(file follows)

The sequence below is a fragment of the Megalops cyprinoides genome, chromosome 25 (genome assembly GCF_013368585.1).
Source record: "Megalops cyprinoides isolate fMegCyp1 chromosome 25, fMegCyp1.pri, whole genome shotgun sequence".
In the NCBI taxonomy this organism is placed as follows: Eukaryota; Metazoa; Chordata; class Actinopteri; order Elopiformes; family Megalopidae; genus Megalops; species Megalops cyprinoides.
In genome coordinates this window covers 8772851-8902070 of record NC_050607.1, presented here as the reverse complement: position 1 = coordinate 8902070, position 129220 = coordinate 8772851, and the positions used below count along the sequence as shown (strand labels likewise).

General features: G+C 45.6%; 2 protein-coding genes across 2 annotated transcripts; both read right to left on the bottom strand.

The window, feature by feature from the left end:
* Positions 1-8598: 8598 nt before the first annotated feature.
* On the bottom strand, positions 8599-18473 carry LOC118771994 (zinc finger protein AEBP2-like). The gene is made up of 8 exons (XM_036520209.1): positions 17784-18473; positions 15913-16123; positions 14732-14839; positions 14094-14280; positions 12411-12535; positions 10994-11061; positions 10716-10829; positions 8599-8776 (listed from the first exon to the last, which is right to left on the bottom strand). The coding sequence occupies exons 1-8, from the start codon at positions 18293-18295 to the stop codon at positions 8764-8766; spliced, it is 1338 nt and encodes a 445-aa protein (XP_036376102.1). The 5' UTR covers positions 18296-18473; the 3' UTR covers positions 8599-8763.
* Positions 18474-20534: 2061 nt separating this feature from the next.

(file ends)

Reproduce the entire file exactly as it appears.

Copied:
The sequence below is a fragment of the Megalops cyprinoides genome, chromosome 25 (genome assembly GCF_013368585.1).
Source record: "Megalops cyprinoides isolate fMegCyp1 chromosome 25, fMegCyp1.pri, whole genome shotgun sequence".
In the NCBI taxonomy this organism is placed as follows: Eukaryota; Metazoa; Chordata; class Actinopteri; order Elopiformes; family Megalopidae; genus Megalops; species Megalops cyprinoides.
In genome coordinates this window covers 8772851-8902070 of record NC_050607.1, presented here as the reverse complement: position 1 = coordinate 8902070, position 129220 = coordinate 8772851, and the positions used below count along the sequence as shown (strand labels likewise).

General features: G+C 45.6%; 2 protein-coding genes across 2 annotated transcripts; both read right to left on the bottom strand.

The window, feature by feature from the left end:
* Positions 1-8598: 8598 nt before the first annotated feature.
* On the bottom strand, positions 8599-18473 carry LOC118771994 (zinc finger protein AEBP2-like). The gene is made up of 8 exons (XM_036520209.1): positions 17784-18473; positions 15913-16123; positions 14732-14839; positions 14094-14280; positions 12411-12535; positions 10994-11061; positions 10716-10829; positions 8599-8776 (listed from the first exon to the last, which is right to left on the bottom strand). The coding sequence occupies exons 1-8, from the start codon at positions 18293-18295 to the stop codon at positions 8764-8766; spliced, it is 1338 nt and encodes a 445-aa protein (XP_036376102.1). The 5' UTR covers positions 18296-18473; the 3' UTR covers positions 8599-8763.
* Positions 18474-20534: 2061 nt separating this feature from the next.